For NASCAR the loss of Monster Energy as title sponsor may open up a brave new world

NASCAR’s top tier Cup series will still be called the Monster Energy NASCAR Cup Series for another year. NASCAR and the energy drink brand announced the extension Tuesday that will keep the name through 2019.

“NASCAR and Monster Energy enjoyed a productive first year and both parties have benefited significantly from the partnership,” said Steve Phelps, NASCAR Chief Operating Officer. “Monster Energy successfully utilized our sport as a platform to elevate its brand and drive business, while introducing NASCAR to new audiences. With this renewal, we look forward to building upon our early success.”

“Over the past year, NASCAR’s passionate and brand loyal fan base embraced Monster Energy and we are excited to be able to continue to build on and strengthen that momentum through 2019,” said Rodney Sacks, Monster Beverage Chairman and CEO. “Racing is in our DNA and extending this partnership further establishes Monster Energy’s prominence in motorsports.”

What sponsorship for the premier series will look like beyond next year however is left open for debate.

After decades of a single sponsorship for the premier series for multi-years starting with Winston in 1971 a partnership that lasted until 2004 when Nextel took over the sponsorship, followed by Sprint in 2008, Monster Energy took over in 2017, for reportedly much less than any title sponsor had ever paid.

Now, the history of one sponsor for the top tier series for more than a few years may be over.

NASCAR is now looking at the possibility of a new sponsorship model that will bundle sponsorships with TV networks, tracks, and the sanctioning body and take the single name sponsorship in the top tier series off the table.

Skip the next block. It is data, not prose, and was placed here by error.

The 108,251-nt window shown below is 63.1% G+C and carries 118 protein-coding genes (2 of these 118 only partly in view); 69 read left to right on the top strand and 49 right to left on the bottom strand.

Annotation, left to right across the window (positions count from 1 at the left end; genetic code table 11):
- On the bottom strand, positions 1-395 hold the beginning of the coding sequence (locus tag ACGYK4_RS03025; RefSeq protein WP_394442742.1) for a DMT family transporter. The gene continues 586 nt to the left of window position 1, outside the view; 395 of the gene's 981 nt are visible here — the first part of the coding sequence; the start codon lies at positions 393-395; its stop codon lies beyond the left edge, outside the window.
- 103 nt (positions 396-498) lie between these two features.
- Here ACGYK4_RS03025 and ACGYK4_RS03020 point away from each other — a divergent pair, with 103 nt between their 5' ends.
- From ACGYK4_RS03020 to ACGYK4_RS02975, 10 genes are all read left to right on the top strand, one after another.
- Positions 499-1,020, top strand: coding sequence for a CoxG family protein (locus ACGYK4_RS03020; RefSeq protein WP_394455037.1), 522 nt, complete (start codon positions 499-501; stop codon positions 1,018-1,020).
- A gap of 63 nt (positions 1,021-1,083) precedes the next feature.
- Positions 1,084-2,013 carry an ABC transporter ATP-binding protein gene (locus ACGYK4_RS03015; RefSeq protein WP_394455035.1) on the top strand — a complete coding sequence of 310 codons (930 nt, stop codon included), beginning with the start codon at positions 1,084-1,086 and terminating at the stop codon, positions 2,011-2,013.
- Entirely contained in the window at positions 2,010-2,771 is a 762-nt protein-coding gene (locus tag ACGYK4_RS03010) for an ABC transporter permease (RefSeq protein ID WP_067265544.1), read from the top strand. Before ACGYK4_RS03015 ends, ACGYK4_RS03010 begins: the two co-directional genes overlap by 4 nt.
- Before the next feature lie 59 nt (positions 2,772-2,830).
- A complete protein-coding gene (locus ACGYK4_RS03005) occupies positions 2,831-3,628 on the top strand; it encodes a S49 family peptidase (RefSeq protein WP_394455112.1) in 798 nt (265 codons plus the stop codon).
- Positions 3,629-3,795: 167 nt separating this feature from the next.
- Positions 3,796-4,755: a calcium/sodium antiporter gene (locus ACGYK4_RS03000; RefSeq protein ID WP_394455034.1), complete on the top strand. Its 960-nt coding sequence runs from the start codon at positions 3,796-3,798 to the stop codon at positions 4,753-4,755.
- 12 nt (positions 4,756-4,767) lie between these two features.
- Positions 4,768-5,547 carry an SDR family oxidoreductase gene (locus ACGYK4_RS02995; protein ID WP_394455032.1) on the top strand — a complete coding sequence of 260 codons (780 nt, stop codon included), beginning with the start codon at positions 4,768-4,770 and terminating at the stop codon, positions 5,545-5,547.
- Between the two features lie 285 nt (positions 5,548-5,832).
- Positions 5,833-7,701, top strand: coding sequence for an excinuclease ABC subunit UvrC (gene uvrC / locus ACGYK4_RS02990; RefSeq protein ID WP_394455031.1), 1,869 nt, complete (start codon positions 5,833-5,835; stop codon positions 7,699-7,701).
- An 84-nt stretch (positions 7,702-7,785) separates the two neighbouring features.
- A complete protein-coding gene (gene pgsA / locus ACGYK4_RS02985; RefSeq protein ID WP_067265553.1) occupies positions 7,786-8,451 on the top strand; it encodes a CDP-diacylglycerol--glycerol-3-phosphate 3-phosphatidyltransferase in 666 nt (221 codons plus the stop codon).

Speaking with reporters in Charlotte Tuesday, Phelps said that at the end of 2019 don’t expect Monster Energy to disappear altogether; instead they could become an official partner without being an actual title sponsor.

This new model is currently in the early stages and may not happen at all. If officials decide it won’t, the hunt will be on for a new title sponsor.

“We’re going to explore a different model because we think it will benefit the industry,” Phelps said. “If the sponsors come back and say that they’re not sure this is the best avenue for us to partner with, then we’ll have to pivot and look in a different direction. Could we go back to an entitlement partner model for our top series?

“We could, but again, that’s not our intention.”

The racing will go on for many years, that’s for certain. What’s not certain is what the current Monster Energy NASCAR Cup Series will be called when the green flag drops at Daytona to start the 2020 season.

There may be a new title sponsor ready to step up to the plate, or we may just be calling it the NASCAR Cup series; either way NASCAR executives are about to embark on a marketing program that no one in the sport has tried before; a brave new world with an outcome that is as of now far from certain.

Greg Engle
About Greg Engle 7421 Articles
Greg is a published award winning sportswriter who spent 23 years combined active and active reserve military service, much of that in and around the Special Operations community. Greg is the author of "The Nuts and Bolts of NASCAR: The Definitive Viewers' Guide to Big-Time Stock Car Auto Racing" and has been published in major publications across the country including the Los Angeles Times, the Cleveland Plain Dealer and the Atlanta Journal-Constitution. He was also a contributor to Chicken Soup for the NASCAR Soul, published in 2010, and the Christmas edition in 2016. He wrote as the NASCAR, Formula 1, Auto Reviews and National Veterans Affairs Examiner for and has appeared on Fox News. He holds a BS degree in communications, a Masters degree in psychology and is currently a PhD candidate majoring in psychology. He is currently the weekend Motorsports Editor for Autoweek.